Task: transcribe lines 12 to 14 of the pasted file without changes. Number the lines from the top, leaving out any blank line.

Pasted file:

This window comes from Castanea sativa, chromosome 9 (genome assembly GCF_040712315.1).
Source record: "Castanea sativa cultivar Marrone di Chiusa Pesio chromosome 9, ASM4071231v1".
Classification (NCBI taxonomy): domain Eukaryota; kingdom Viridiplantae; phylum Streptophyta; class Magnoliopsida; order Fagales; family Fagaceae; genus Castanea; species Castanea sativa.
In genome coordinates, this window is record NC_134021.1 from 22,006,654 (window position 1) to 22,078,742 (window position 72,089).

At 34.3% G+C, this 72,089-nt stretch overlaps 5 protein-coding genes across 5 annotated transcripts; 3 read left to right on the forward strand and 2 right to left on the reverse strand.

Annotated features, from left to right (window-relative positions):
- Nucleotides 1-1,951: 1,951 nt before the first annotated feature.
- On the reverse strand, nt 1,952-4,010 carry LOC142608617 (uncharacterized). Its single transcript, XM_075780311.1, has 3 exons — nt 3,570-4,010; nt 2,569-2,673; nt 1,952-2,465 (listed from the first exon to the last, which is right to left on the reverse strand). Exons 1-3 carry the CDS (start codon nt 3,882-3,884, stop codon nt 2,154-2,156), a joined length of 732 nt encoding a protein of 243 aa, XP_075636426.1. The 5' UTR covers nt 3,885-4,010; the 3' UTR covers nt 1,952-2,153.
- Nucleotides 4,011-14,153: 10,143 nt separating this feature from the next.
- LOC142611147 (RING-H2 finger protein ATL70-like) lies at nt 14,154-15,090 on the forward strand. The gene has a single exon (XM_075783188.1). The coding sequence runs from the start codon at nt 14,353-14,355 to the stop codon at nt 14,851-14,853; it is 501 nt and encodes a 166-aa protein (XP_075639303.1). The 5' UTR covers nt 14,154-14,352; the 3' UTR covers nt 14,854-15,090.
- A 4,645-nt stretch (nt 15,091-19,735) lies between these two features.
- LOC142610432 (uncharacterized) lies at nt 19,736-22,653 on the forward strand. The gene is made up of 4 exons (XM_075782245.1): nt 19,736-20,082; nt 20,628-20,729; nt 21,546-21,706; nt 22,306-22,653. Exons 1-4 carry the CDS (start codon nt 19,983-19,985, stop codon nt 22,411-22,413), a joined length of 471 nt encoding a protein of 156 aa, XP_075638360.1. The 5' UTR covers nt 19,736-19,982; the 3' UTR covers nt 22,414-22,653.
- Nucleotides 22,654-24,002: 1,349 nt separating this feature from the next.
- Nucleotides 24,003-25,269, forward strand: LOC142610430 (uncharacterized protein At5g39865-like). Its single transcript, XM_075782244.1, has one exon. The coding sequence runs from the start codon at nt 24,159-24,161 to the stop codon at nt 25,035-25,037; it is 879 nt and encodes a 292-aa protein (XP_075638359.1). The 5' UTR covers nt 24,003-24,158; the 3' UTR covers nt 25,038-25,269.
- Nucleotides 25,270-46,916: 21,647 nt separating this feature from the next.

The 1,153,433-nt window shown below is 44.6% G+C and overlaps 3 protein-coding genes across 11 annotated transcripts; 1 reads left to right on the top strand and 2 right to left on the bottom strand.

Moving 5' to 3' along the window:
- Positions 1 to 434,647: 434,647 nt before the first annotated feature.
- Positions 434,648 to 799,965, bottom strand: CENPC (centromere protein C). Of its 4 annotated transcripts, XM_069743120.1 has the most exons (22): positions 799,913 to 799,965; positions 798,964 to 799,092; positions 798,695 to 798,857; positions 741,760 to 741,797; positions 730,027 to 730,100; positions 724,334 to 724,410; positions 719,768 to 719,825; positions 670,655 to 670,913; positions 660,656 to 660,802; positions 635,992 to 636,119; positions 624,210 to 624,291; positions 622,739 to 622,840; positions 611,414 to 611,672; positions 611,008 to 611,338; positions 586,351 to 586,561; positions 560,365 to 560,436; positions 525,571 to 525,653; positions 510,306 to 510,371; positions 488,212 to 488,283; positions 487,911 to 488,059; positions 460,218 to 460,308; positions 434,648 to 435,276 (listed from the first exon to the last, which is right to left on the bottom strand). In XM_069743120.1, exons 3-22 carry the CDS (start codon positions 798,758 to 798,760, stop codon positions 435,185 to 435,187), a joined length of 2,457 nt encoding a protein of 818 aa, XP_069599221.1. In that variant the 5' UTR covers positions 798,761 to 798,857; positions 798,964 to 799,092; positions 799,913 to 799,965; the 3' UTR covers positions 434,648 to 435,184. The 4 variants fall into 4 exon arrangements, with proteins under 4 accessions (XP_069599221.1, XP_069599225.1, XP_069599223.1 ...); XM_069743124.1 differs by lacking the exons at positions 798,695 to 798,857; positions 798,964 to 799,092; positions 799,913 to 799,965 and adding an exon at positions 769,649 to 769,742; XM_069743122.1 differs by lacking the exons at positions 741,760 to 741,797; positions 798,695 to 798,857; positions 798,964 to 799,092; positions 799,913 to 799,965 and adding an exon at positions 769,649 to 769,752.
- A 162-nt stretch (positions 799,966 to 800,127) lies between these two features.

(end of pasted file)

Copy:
- LOC142610432 (uncharacterized) lies at nt 19,736-22,653 on the forward strand. The gene is made up of 4 exons (XM_075782245.1): nt 19,736-20,082; nt 20,628-20,729; nt 21,546-21,706; nt 22,306-22,653. Exons 1-4 carry the CDS (start codon nt 19,983-19,985, stop codon nt 22,411-22,413), a joined length of 471 nt encoding a protein of 156 aa, XP_075638360.1. The 5' UTR covers nt 19,736-19,982; the 3' UTR covers nt 22,414-22,653.
- Nucleotides 22,654-24,002: 1,349 nt separating this feature from the next.
- Nucleotides 24,003-25,269, forward strand: LOC142610430 (uncharacterized protein At5g39865-like). Its single transcript, XM_075782244.1, has one exon. The coding sequence runs from the start codon at nt 24,159-24,161 to the stop codon at nt 25,035-25,037; it is 879 nt and encodes a 292-aa protein (XP_075638359.1). The 5' UTR covers nt 24,003-24,158; the 3' UTR covers nt 25,038-25,269.